Through discussions on how exemplary and stereotypical characters are used, modified and redefined in pre-modern Islamic texts, this workshop aims to investigate a range of typologies in the ethical discourse in light of its historical and intellectual developments across all relevant genres.
The Orient-Institut Beirut and the American University of Beirut will jointly host an interdisciplinary workshop to examine various typologies often encountered in the books of ethics.
Pre-modern Islamic writings on ethics are populated by a host of exemplary and stereotypical characters who function as shorthand for certain models of behaviours. Playing well-defined roles in narratives and aphorisms, these types come with sets of traits that were commonly recognised and anticipated by the contemporary audience. As representatives of abstract and multifaceted ideals these types are not confined to specific contexts and plots. The ruler who is expected to govern his subjects with justice and austerity appears elsewhere in the form of the father who manages family and household as the microcosm of the realm. His success or failure depends on advisory types, ranging from the vizier to the companion, whose astute council, if determined trustworthy and reliable, must be followed. Female characters can represent both the worldly temptations that entice men’s most basic desires and challenge their commitment to virtue, and the lower soul (nafs) that men and women must tame and control to lead a virtuous life. These are but few of the numerous recurrent types commonly found in the Islamic discourse on ethics as many more await to be discovered and described.
While the presence of typologies in Islamic texts is frequently acknowledged, they remain a largely untapped source for the understanding of the Islamic ethical discourse. Referring to the relationship between recurring elements that define each other by partaking in the same continuum of meaning, typologies shed light on a variety of issues, such as the discursive mechanisms that governed the writing and reading processes of texts on ethics, the pedagogical theories and practices that underlie them and the writings’ literary nature. Through discussions on how exemplary and stereotypical characters are used, modified and redefined in pre-modern Islamic texts, this workshop aims to investigate a range of typologies in the ethical discourse in light of its historical and intellectual developments across all relevant genres.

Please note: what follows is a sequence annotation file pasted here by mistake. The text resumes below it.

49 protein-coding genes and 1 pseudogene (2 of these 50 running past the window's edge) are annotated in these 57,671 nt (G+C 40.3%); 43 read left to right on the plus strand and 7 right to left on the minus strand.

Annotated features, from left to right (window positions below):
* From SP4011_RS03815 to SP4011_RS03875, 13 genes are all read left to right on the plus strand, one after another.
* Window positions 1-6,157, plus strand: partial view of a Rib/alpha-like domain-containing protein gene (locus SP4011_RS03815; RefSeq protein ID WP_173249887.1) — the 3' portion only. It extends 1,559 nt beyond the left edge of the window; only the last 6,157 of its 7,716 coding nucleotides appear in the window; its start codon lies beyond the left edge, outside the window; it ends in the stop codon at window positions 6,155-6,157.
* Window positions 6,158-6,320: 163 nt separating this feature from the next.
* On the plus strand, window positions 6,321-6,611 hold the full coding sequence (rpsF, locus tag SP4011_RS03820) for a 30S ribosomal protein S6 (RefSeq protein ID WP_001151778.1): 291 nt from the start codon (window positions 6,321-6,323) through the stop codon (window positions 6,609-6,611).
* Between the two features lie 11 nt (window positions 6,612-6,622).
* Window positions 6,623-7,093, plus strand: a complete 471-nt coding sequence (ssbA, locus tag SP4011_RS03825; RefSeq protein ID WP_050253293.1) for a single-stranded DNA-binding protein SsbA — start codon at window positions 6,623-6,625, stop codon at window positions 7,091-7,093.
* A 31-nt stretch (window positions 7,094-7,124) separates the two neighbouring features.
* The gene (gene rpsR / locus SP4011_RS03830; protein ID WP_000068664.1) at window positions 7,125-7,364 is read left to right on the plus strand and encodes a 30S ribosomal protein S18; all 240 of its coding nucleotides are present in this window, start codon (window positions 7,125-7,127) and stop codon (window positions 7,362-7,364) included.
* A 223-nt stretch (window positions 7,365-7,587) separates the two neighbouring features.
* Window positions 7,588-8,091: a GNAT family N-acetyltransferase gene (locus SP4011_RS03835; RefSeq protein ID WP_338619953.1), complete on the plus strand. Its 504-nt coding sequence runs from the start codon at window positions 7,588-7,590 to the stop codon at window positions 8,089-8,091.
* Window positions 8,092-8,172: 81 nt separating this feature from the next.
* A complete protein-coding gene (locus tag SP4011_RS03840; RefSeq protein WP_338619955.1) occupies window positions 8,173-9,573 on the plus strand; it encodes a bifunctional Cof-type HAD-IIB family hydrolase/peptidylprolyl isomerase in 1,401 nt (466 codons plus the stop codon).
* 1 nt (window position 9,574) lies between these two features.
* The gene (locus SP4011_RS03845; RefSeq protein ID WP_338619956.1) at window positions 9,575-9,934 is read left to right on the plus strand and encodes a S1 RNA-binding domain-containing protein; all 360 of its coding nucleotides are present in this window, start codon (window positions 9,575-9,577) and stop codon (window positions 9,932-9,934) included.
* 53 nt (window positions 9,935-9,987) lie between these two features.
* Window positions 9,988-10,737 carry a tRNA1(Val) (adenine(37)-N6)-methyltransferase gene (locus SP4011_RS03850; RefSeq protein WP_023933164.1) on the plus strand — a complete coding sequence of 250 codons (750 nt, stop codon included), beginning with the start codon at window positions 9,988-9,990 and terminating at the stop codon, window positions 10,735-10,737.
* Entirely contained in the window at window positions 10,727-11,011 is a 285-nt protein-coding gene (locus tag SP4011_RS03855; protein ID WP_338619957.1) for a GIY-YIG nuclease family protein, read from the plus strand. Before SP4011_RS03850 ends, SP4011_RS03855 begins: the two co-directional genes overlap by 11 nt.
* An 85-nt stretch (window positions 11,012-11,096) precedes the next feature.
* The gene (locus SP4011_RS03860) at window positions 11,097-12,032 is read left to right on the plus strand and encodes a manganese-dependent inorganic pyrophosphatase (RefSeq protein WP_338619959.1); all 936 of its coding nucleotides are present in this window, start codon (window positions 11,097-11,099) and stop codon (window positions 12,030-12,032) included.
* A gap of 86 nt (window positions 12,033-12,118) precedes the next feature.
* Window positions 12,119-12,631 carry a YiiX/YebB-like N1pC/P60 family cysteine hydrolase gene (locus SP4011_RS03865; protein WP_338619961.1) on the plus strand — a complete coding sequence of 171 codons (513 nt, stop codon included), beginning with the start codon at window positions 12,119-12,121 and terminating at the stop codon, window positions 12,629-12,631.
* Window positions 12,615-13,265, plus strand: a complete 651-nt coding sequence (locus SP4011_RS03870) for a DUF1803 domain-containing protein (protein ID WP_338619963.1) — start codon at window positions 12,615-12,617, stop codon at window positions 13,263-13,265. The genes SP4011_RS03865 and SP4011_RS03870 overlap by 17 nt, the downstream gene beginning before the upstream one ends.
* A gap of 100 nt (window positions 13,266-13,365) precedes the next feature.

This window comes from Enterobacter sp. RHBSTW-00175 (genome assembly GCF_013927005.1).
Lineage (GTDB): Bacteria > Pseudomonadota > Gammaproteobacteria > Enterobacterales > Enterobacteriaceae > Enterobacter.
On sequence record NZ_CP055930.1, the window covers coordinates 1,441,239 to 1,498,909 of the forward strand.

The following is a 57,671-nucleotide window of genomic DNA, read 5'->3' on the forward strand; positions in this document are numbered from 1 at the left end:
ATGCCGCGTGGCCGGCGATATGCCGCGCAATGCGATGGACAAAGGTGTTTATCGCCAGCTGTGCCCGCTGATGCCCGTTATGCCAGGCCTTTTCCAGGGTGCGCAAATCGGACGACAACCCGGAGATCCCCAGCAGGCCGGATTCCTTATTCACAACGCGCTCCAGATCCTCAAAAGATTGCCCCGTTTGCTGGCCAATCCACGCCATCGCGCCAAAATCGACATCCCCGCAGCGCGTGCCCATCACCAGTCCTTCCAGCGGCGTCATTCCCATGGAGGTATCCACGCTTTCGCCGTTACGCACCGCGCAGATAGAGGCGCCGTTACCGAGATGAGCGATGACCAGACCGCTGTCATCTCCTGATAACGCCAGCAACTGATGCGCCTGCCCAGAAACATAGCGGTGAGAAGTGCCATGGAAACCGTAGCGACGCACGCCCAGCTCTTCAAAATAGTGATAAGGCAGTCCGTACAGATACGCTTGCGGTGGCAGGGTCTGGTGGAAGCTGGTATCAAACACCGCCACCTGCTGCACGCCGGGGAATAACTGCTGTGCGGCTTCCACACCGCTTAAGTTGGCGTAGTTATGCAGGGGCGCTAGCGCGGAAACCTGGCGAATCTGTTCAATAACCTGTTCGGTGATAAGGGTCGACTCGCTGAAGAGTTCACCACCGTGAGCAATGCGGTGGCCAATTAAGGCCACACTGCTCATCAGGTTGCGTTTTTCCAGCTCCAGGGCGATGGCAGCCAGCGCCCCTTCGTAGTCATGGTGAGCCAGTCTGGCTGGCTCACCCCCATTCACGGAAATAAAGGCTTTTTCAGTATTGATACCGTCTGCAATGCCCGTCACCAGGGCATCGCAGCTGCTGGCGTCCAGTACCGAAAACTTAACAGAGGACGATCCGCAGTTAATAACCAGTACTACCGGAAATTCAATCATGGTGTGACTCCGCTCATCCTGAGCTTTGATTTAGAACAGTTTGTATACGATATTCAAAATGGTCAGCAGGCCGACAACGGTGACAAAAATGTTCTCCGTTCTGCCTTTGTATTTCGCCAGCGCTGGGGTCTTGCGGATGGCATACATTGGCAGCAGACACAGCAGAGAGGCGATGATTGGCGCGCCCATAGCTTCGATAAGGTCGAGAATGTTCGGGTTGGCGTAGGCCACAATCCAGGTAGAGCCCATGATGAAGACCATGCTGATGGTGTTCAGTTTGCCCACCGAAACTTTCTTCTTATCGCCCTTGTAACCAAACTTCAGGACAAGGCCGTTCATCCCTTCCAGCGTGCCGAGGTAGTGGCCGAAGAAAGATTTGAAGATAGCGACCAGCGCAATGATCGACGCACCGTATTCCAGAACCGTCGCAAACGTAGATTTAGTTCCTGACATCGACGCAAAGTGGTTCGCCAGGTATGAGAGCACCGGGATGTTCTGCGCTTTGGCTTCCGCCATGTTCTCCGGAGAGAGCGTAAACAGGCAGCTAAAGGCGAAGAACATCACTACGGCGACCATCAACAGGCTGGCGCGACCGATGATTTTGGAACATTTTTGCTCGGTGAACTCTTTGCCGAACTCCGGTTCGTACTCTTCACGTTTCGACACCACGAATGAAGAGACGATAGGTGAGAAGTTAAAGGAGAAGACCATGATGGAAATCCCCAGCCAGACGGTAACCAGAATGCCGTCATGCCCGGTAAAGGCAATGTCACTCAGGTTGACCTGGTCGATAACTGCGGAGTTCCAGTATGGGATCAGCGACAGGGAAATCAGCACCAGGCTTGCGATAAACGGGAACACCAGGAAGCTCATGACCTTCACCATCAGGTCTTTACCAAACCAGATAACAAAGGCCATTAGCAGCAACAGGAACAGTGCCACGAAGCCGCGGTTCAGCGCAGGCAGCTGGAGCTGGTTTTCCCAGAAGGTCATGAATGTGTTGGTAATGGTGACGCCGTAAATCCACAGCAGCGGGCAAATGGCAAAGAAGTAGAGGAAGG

Workshop Date: 10-11 March 2022
Hosted by: Orient-Institut Beirut & American University of Beirut
We invite papers that investigate typologies in pre-modern Islamic texts on ethics by addressing, for instance, the following:
• Gendered typologies: Male and female as types in the ethical discourse.
• Typologies across time: Historical developments in the use of typologies in the ethical discourse.
• Typologies across genres: Difference in usage of typologies in various genres.
• Historical typologies: The relation between the use of typologies and the understanding of time and history.
• Multi-layered typologies: Polyvalence and ambiguity in the use of typologies.
• Literary typologies: The literary function of typologies.
• Border crossing typologies: Comparative perspectives on typologies.
• Religious and secular typologies: The religious valence of typologies.
• Cross-disciplinary typologies: The use of medical, legal and other typologies in the ethical discourse.
Proposals including an abstract (300-500 words) and a short biography can be sent to Dr. Fatih Ermiş (email@example.com) or Prof. Bilal Orfali (firstname.lastname@example.org) no later than 18 October 2021. Full draft papers will be due 7 February 2022 for accepted proposals. The workshop will be conducted as a hybrid event, i.e. both in person and online, but depending on the circumstances we hope to welcome as many participants as possible in Beirut. Cost of travel and accommodation will be covered by the organizers.
Conveners are Dr. Fatih Ermiş (OIB), Prof. Bilal Orfali (AUB), Prof. Bashshar Haydar (AUB) and Dr. Enrico Boccaccini (OIB).